Collectives

I’ve been lucky enough to live a number of different locations and take part in artistic/poetic/creative life in all of them. This has led to associations with different groups, publications, collectives over the years. Here’s a few I’m proud to have been a part of…

DUBAI

PUNCH

Punch is an Open Mic poetry and spoken word collective, run by the amazing Zeina Hashem Beck. We currently read in Dubai.

Punch is just a short way of saying “poetry bunch.” It’s also a pacifist way of punching back with words and language.

*Please note that we are pleased (as punch) that no violence or alcoholic cocktails were utilized in the making of this collective.

https://www.facebook.com/groups/648413928527118/?fref=ts

 

PARIS

Paris Lit Up – http://parislitup.com/

PLU is an awesome group of incredibly active people doing many lovely poetry and writing-related activities in that most heartbreaking of cities. They run a weekly open mic on Thursday at the home of French Slam, Culture Rapide. They also host weekly feedback workshops on Saturdays at Apparament Cafe and on the first Sunday of the month, a writing workshop at Shakespeares & Co. In addition to this, their website not only lists but in many cases provides reviews of other events arranged around Paris, such as Ivy Writers, Poets Live etc.

They foolhardily invited me on-board as one of the editorial team for the latest edition of their print mag, which will be coming out in autumn 2014. We’re very pleased to have such writers as George Szirtes, Sheenagh Pugh, Matthew Caley, Martin Figura and a host of others in our pages. More news to follow on the blog about launch dates and where you can actually buy the thing as it happens. But definitely check out PLU events if you are intending to visit Paris and are interested in all things literary.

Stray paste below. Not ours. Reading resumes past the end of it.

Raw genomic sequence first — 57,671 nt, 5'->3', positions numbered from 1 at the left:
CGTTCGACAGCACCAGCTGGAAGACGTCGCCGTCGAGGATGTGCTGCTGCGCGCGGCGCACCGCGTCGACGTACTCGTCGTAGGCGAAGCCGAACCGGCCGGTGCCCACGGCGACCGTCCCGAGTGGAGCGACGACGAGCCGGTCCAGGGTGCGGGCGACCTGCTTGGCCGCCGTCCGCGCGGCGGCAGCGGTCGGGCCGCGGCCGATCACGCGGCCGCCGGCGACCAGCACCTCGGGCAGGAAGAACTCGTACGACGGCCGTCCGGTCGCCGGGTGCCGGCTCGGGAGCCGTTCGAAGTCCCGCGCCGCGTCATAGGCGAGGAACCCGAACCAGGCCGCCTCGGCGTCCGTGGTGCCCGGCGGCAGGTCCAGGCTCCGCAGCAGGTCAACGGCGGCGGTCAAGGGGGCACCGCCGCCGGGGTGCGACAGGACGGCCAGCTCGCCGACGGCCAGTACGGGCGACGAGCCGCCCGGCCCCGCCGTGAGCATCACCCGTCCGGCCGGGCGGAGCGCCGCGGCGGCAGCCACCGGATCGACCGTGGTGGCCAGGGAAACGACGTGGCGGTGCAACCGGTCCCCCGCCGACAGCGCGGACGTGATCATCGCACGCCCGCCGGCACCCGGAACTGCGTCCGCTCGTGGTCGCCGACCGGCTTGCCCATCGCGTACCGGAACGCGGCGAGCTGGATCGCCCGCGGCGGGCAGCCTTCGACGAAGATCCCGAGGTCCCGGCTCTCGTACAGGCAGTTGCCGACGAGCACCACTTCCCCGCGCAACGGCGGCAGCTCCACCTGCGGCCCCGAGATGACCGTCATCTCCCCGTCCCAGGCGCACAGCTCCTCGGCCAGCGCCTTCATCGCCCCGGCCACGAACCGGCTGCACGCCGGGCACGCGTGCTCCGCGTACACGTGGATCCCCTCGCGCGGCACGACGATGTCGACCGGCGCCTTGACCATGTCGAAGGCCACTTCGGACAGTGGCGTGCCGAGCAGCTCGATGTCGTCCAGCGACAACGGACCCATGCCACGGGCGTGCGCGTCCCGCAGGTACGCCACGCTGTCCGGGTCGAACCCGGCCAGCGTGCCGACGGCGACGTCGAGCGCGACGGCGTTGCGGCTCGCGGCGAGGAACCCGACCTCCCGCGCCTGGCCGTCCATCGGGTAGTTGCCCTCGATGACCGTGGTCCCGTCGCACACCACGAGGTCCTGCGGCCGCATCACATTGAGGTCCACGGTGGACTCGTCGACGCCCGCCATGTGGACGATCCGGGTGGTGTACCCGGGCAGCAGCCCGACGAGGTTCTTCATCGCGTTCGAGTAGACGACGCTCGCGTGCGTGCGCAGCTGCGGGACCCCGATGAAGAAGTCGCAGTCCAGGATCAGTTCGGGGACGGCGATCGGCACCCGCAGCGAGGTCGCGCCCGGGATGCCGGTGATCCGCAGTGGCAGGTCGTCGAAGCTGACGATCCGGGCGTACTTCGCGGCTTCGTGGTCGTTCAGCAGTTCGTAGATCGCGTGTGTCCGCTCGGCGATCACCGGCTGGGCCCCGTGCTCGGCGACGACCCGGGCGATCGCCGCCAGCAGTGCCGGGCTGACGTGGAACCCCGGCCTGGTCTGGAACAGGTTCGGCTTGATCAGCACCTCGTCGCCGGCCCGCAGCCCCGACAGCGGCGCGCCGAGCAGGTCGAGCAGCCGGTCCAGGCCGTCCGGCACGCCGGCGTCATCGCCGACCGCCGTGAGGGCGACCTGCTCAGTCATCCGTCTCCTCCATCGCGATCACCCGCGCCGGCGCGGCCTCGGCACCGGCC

PRAGUE

The Prague Revue – http://www.praguerevue.com/index.fjsp

TPR’s been running since 1995 in many different incarnations. I was lucky to be invited onto the team as Poetry Editor by Shaan and Max when it moved online back in summer 2012. The mag has gone from strength to strength since then, with an amazing team of writers now contributing daily. They’ve also made a move back into print with the exclusive Samizdat series.

Adam Wiedewitsch has taken over the poetry but I still make the occasional contribution to the Stream. There’s an archive of my TPR pieces here: http://praguerevue.com/AuthorStream.fjsp?author=Anne%20Brechin

Alchemy – http://www.alchemy-prague.com/

Alchemy open mic in Prague has been running for over eleven years. Hosted for a long time by the initimitable Ken Nash with many enthusiatic helpers, I took over with Sarah Borufka (until she abandonned me for Berlin… sob) between 2011 and 2013. The torch is still carried by Alex Went and Petra Antevasin. Readings usually take place first Monday of the month but double check before you go. The venue is the beautiful Napa Bar & Gallery in Mala strana… I’m almost in tears thinking about a nice cold half-litre of Jezek in their summer garden!

LONDON

I’m not sure I could say I ever actually organised or edited anything during my time there, but I certainly did get around. It’s a while back now but I’ve reproduced here in a full a Facebook post which I wrote in 2010 after leaving. Hopefully it gives a little bit of a flavour of the scene at the time. I don’t know how many of these nights are still running, but I’ll try and look them up and post any that are still active on the links page.